I stared through the open door of the Hall at the gay world of colour outside and wondered if I was under the thrall of some queer illusion. But as I moved towards the garden with a vague idea of regaining my sanity in the open air, the silence in the breakfast-room was broken by the sigh of a general movement, the door was opened from within, and there poured out a long procession of servants: a grave woman in black, a bevy of print-gowned maids, and finally John—all of them looking staid and a trifle melancholy, they made their way with a kind of hushed timidity towards the red-baized entrance that led to the freedoms of their proper condition.
Within the breakfast-room a low chatter of voices was slowly rising to the level of ordinary conversation.
My entrance was anything but jaunty. This was the first intimation I had received of the Jervaises’ piety; and my recognition of the ceremonial of family worship to which I had so unintuitively listened, had evoked long undisturbed memories of my boyhood. As I entered the breakfast-room, I could not for the life of me avoid a feeling of self-reproach. I had been naughty again. My host, taking the place of my father, would be vexed because I had missed prayers.
My reception did little to disperse my sense of shame. The air of Sunday morning enveloped the whole party. Even Hughes and Frank Jervaise were dressed as for a special occasion in black tail-coats and gray trousers that boasted the rigidity of a week’s pressing. Not only had I been guilty of cutting family prayers; I was convicted, also of disrespect on another count. My blue serge and bright tie were almost profane in those surroundings. The thought of how I had spent the night convicted me as a thorough-going Pagan.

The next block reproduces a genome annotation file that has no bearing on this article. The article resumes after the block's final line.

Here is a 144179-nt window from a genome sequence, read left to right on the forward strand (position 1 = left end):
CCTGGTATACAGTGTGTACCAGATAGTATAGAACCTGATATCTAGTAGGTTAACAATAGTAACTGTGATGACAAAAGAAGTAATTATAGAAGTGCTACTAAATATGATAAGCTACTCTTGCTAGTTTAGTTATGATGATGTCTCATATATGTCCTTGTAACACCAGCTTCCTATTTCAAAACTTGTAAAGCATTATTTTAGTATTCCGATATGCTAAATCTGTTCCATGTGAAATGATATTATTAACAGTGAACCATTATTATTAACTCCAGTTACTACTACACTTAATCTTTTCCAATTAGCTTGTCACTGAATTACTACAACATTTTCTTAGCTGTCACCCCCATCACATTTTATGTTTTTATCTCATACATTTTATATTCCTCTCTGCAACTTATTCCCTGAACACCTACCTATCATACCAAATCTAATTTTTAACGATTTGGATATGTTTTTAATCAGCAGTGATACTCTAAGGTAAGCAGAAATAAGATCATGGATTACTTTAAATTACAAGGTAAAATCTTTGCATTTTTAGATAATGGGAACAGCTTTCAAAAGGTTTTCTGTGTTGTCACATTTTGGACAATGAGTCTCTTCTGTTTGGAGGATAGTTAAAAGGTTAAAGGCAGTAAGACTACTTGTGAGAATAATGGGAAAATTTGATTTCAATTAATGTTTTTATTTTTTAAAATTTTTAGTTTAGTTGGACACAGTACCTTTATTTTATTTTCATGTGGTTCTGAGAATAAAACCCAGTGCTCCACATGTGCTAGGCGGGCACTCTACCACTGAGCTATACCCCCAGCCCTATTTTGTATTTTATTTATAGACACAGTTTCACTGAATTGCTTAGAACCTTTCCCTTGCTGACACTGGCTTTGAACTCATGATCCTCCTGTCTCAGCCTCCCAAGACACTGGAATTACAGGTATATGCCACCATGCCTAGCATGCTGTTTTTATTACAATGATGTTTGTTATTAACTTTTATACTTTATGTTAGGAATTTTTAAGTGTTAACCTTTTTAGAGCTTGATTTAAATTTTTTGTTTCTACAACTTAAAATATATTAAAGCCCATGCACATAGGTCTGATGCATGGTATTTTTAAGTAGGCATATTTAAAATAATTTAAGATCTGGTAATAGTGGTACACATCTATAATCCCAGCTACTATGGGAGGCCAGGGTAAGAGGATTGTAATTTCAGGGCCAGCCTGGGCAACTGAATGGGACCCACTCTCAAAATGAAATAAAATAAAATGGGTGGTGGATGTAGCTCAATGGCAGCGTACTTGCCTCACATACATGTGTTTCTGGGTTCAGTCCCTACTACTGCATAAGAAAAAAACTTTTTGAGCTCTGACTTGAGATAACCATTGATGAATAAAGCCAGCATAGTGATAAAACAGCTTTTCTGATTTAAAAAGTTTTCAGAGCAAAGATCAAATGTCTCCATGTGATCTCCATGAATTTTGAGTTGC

“I hope you managed to get a little sleep, Mr. Melhuish,” Mrs. Jervaise said tepidly. “We are having breakfast half an hour later than usual, but you were so very late last night.”
I began to mumble something, but she went on, right over me, speaking in a voice that she obviously meant to carry “And Brenda isn’t down even now,” she said. “In fact she’s having breakfast in her own room, and I am not at all sure that we shan’t keep her there all day. She has the beginning of a nasty cold brought on by her foolishness—and, besides, she has been very, very naughty and will have to be punished.” She gave a touch of grim playfulness to her last sentence, but I should not in any case have taken her statement seriously. If I knew anything of our Brenda, it was that she was not the sort of young lady who would submit to being kept in her own room as a punishment.
“I hope the cold won’t be serious,” was all I could find to say.